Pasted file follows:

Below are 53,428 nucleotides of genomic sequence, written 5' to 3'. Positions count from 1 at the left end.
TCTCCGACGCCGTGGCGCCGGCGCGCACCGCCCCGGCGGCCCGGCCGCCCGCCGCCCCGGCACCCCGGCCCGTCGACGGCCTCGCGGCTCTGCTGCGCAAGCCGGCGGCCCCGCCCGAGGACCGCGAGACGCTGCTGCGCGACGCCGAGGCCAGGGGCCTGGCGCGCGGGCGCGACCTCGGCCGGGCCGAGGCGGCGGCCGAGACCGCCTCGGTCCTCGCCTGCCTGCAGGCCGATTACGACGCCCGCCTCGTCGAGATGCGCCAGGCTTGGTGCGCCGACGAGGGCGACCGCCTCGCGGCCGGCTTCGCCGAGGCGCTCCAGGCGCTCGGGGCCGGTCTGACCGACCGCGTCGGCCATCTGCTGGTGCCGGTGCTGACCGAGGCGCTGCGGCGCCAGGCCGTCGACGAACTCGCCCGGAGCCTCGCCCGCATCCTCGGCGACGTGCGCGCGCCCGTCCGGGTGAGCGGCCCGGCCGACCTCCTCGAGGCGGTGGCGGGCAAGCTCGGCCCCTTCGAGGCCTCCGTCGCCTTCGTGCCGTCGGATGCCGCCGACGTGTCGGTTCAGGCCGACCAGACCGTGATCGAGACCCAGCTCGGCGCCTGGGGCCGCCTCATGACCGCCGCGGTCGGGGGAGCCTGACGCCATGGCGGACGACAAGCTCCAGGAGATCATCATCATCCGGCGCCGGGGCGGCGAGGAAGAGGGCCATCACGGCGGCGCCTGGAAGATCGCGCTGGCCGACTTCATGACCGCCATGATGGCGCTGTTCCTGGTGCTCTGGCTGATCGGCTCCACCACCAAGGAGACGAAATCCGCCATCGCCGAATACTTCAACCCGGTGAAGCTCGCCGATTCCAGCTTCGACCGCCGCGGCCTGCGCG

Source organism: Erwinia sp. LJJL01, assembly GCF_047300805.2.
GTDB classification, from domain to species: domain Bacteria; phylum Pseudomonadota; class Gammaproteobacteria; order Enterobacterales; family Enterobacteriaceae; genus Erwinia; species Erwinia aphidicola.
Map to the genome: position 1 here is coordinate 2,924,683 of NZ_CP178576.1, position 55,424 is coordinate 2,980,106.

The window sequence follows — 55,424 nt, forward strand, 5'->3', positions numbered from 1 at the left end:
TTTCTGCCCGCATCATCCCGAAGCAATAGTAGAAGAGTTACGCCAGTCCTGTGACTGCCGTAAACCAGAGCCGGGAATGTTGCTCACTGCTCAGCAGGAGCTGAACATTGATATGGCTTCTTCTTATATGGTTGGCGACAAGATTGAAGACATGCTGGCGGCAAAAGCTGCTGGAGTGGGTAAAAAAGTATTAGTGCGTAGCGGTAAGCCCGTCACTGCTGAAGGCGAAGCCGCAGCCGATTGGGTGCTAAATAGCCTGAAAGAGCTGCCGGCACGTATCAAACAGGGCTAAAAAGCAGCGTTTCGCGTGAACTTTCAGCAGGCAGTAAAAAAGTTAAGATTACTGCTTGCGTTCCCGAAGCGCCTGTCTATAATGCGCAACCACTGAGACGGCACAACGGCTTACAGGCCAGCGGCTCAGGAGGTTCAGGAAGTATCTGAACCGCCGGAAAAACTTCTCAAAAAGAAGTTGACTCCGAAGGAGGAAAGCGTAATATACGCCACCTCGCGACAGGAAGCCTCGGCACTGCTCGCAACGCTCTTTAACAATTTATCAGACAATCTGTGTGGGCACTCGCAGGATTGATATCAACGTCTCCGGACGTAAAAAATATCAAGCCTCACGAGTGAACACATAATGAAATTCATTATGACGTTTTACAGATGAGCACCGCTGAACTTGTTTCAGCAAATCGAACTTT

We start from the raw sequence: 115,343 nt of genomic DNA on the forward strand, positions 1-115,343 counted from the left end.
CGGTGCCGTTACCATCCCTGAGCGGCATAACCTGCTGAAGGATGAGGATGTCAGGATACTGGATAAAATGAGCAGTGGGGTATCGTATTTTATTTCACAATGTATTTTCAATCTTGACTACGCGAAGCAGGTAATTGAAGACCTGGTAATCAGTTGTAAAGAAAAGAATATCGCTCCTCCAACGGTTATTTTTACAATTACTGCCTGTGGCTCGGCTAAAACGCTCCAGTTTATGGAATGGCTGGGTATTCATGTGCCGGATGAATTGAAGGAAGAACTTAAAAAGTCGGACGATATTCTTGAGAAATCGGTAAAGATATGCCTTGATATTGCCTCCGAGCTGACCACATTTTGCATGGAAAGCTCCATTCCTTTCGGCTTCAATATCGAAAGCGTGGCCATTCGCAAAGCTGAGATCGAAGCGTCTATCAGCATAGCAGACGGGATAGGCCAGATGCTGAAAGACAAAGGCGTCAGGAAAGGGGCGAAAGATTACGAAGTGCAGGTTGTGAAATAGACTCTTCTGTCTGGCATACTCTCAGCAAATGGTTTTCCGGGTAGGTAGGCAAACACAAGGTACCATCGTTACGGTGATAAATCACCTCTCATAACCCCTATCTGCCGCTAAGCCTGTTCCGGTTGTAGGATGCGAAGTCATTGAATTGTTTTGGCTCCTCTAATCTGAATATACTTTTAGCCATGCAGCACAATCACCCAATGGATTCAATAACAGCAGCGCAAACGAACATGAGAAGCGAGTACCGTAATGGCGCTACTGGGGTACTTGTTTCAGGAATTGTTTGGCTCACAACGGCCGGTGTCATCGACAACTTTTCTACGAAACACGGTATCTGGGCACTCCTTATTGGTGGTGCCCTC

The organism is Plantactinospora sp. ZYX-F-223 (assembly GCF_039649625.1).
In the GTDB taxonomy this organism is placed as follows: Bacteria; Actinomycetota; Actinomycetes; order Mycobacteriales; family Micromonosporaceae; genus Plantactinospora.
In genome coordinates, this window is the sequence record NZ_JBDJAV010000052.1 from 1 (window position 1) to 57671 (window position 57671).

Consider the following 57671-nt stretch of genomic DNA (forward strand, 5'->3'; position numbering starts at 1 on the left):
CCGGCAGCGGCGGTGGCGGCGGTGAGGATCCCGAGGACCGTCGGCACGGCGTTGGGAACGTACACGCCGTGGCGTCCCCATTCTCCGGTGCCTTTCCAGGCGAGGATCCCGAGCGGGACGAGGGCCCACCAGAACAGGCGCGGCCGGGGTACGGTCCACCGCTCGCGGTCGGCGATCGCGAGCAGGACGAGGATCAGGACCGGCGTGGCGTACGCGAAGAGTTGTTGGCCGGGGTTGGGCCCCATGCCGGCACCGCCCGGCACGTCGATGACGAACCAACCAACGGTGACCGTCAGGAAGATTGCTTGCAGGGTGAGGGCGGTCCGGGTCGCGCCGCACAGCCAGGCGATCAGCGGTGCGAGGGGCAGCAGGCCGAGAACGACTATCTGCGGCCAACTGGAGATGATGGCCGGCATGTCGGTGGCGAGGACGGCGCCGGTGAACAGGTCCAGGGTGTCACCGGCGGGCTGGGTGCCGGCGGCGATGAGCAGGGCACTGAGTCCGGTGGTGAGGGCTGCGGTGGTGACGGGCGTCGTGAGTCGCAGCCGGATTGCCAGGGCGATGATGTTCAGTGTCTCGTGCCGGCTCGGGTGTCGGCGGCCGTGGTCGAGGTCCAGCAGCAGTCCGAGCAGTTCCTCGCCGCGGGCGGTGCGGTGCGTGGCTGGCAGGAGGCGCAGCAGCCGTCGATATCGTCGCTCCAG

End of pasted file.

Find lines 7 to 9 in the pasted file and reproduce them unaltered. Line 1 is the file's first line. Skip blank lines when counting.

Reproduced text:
TTTCTGCCCGCATCATCCCGAAGCAATAGTAGAAGAGTTACGCCAGTCCTGTGACTGCCGTAAACCAGAGCCGGGAATGTTGCTCACTGCTCAGCAGGAGCTGAACATTGATATGGCTTCTTCTTATATGGTTGGCGACAAGATTGAAGACATGCTGGCGGCAAAAGCTGCTGGAGTGGGTAAAAAAGTATTAGTGCGTAGCGGTAAGCCCGTCACTGCTGAAGGCGAAGCCGCAGCCGATTGGGTGCTAAATAGCCTGAAAGAGCTGCCGGCACGTATCAAACAGGGCTAAAAAGCAGCGTTTCGCGTGAACTTTCAGCAGGCAGTAAAAAAGTTAAGATTACTGCTTGCGTTCCCGAAGCGCCTGTCTATAATGCGCAACCACTGAGACGGCACAACGGCTTACAGGCCAGCGGCTCAGGAGGTTCAGGAAGTATCTGAACCGCCGGAAAAACTTCTCAAAAAGAAGTTGACTCCGAAGGAGGAAAGCGTAATATACGCCACCTCGCGACAGGAAGCCTCGGCACTGCTCGCAACGCTCTTTAACAATTTATCAGACAATCTGTGTGGGCACTCGCAGGATTGATATCAACGTCTCCGGACGTAAAAAATATCAAGCCTCACGAGTGAACACATAATGAAATTCATTATGACGTTTTACAGATGAGCACCGCTGAACTTGTTTCAGCAAATCGAACTTT

We start from the raw sequence: 115,343 nt of genomic DNA on the forward strand, positions 1-115,343 counted from the left end.
CGGTGCCGTTACCATCCCTGAGCGGCATAACCTGCTGAAGGATGAGGATGTCAGGATACTGGATAAAATGAGCAGTGGGGTATCGTATTTTATTTCACAATGTATTTTCAATCTTGACTACGCGAAGCAGGTAATTGAAGACCTGGTAATCAGTTGTAAAGAAAAGAATATCGCTCCTCCAACGGTTATTTTTACAATTACTGCCTGTGGCTCGGCTAAAACGCTCCAGTTTATGGAATGGCTGGGTATTCATGTGCCGGATGAATTGAAGGAAGAACTTAAAAAGTCGGACGATATTCTTGAGAAATCGGTAAAGATATGCCTTGATATTGCCTCCGAGCTGACCACATTTTGCATGGAAAGCTCCATTCCTTTCGGCTTCAATATCGAAAGCGTGGCCATTCGCAAAGCTGAGATCGAAGCGTCTATCAGCATAGCAGACGGGATAGGCCAGATGCTGAAAGACAAAGGCGTCAGGAAAGGGGCGAAAGATTACGAAGTGCAGGTTGTGAAATAGACTCTTCTGTCTGGCATACTCTCAGCAAATGGTTTTCCGGGTAGGTAGGCAAACACAAGGTACCATCGTTACGGTGATAAATCACCTCTCATAACCCCTATCTGCCGCTAAGCCTGTTCCGGTTGTAGGATGCGAAGTCATTGAATTGTTTTGGCTCCTCTAATCTGAATATACTTTTAGCCATGCAGCACAATCACCCAATGGATTCAATAACAGCAGCGCAAACGAACATGAGAAGCGAGTACCGTAATGGCGCTACTGGGGTACTTGTTTCAGGAATTGTTTGGCTCACAACGGCCGGTGTCATCGACAACTTTTCTACGAAACACGGTATCTGGGCACTCCTTATTGGTGGTGCCCTC